Rabbit is not hare. Both rabbit and hare belong to the family Leporidae, order Lagomorpha (leaping animals) but to different genera. Rabbits are gregarious and dig burrows. Hares, except at breeding time, are generally solitary; rather than burrowing, they create shallow depressions for nests, usually among grasses. Rabbit young are born hairless, blind, and helpless; hare young are born furred, open-eyed, and minutes after birth can hop about. Adult rabbits are generally smaller than hares, their legs, feet, and ears shorter. Hares’ coloring resembles their brownish surroundings. They tend to have very short upturned tails, a divided upper lip, and more powerful hind legs than do rabbits and are able to run faster and longer, which ability they need, since they can’t, like rabbits, hide away in underground burrows. The domestication of hares has proved near impossible because, unlike the rabbit, the hare is reluctant to breed in captivity.
Popular nomenclature further confuses the rabbit/hare distinction. The snowshoe rabbit and jackrabbit are hares. The fashionable domestic breed known as the Belgian hare (model for Beatrix Potter’s Peter and Benjamin) is rabbit, not hare. The cottontail, the most common wild rabbit in the United States, stands somewhere between rabbit and hare. The cottontail does not dig out burrows but rests and sleeps in slight depressions or burrows of other animals. Cottontails, like hares, tend to be loners, although when feeding or mating, cottontails will gather in group?. Cottontail young are fully furred within a week; their eyes open in six to nine days.
Rabbit, hare, and cottontail are herbivorous. They feed on vegetable matter, grain, grasses, roots, twigs, and strip the bark from young trees. All are largely nocturnal. Unless startled, frightened, or injured, they are silent. They produce between four and eight litters per year, with three to nine young per litter. Although most die far earlier, all can live to their ninth or tenth year. (The model for Peter Rabbit was nine when he died.)
Rabbits and hares are indigenous everywhere other than Australia, New Zealand, southern South America, and Antarctica. The rabbit and hare, aided by passionate fecundity, by adaptability and gradual decrease in enemies other than man, have proliferated across the world’s temperate zones.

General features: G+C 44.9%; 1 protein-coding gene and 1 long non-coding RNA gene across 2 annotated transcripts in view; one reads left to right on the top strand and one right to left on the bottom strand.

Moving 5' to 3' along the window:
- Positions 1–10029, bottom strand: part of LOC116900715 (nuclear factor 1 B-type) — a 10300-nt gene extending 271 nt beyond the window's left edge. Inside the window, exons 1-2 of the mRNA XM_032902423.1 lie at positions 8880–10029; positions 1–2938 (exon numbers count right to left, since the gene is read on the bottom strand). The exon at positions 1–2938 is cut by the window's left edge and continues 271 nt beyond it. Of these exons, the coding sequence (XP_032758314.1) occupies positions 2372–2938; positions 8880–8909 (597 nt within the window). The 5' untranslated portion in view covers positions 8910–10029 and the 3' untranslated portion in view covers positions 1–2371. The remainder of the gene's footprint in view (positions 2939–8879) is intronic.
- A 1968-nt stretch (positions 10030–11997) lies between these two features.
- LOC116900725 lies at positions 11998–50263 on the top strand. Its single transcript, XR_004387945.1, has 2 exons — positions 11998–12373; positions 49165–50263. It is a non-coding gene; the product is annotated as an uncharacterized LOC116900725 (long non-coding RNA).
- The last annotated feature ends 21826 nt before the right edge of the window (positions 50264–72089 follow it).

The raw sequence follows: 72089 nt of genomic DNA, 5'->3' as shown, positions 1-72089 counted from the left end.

Rabbit was a popular food in Greece and Rome. Romans captured and reared wild rabbits in leporaria, walled gardens that protected rabbits from predators. Roman nobleman Apicius (25 BC-AD 37) accumulated a manuscript of recipes, some 468 of which have survived. These recipes make up what food historians deem the earliest extant cookbook. Apicius suggests a ground meat patty with pine nuts and myrtle berries. As to what kind of meat to use in the grind, Apicius writes, “The ground meat patties of peacock have first place if they are fried so they remain tender. Those of pheasant have second place, those of rabbit third, those of chicken fourth, and those of suckling pig fifth.”
Apicius offers two recipes for hare — roasted hare with herb sauce and stuffed hare. Both accommodate hare and rabbit’s lack of fat by wrapping the meat in pork. (Apicius’s recipes for hare and rabbit can be found rewritten for the contemporary kitchen in A Taste of Ancient Rome, by Ilaria Gozzini Giacosa.) Both use the popular Roman condiment garum, a salty fermented fish sauce inherited from the Greeks and common throughout the Mediterranean by the time of the Roman Empire. (Some 350 of Apicius’s recipes require garum.) The Romans used the salty garum as regularly as Orientals use soya sauces or Americans use catsup and now, salsa. Garum producers flourished in Pompeii, Libya, and southern Spain; the sauce was shipped throughout the Roman Empire in amphoras labeled with the manufacturer’s name. Choicer brands of garum cost ten times as much as the finest wine.
Accounts of hare hunting in Britain date from the Roman invasion. Introduced from Spain and Italy into France in the Middle Ages, the rabbit soon became acclimatized. On the continent during the Middle Ages rabbits were domesticated in the monasteries whose discipline forbade meat entirely or permitted it only rarely. The Church ruled that the flesh of newly born or not-yet-born rabbits was not meat.
By the late 1700s, in the reign of Louis XVI, wild rabbits in France had become so destructive to crops that His soon-to-be-guillotined Majesty gave permission for anyone to hunt them. Louis XVIII, however, was acclaimed as the canniest connoisseur of wild rabbits of his time. Because the rabbit, like all meat, acquires flavor from what it eats, Louis XVIII could sniff aromas rising from a passing rabbit fricassee and declare, correctly, in which part of the country the animal had lived.
Europeans considered wild rabbit’s flavor far superior to domesticated; hare they found tastiest of all (and beginning in the Middle Ages, hare’s blood was one of the apothecary’s most important ingredients). Wild rabbit’s meat offered a strong, gamy, rich, “brown” taste; hare tasted even stronger. Hare and wild rabbit, foraging for food, of course, exercised far more than did farmed rabbits and therefore had a darker, firmer meat than the caged rabbit. Flavor differed from wild rabbit to wild rabbit and hare to hare, unlike the more uniform flavor of domestic rabbit. Particularly prized in France and Italy were wild rabbits that fed where thyme, rosemary, lavender, and other strongly fragrant herbs grew.
The Old World rabbit, Oryctolagus cuniculus, ancestor to all domestic rabbit breeds, was known in France as le lapin de choux, or “cabbage rabbit.” Domestic rabbit, then and now, ranges in size from 2 to 20 pounds.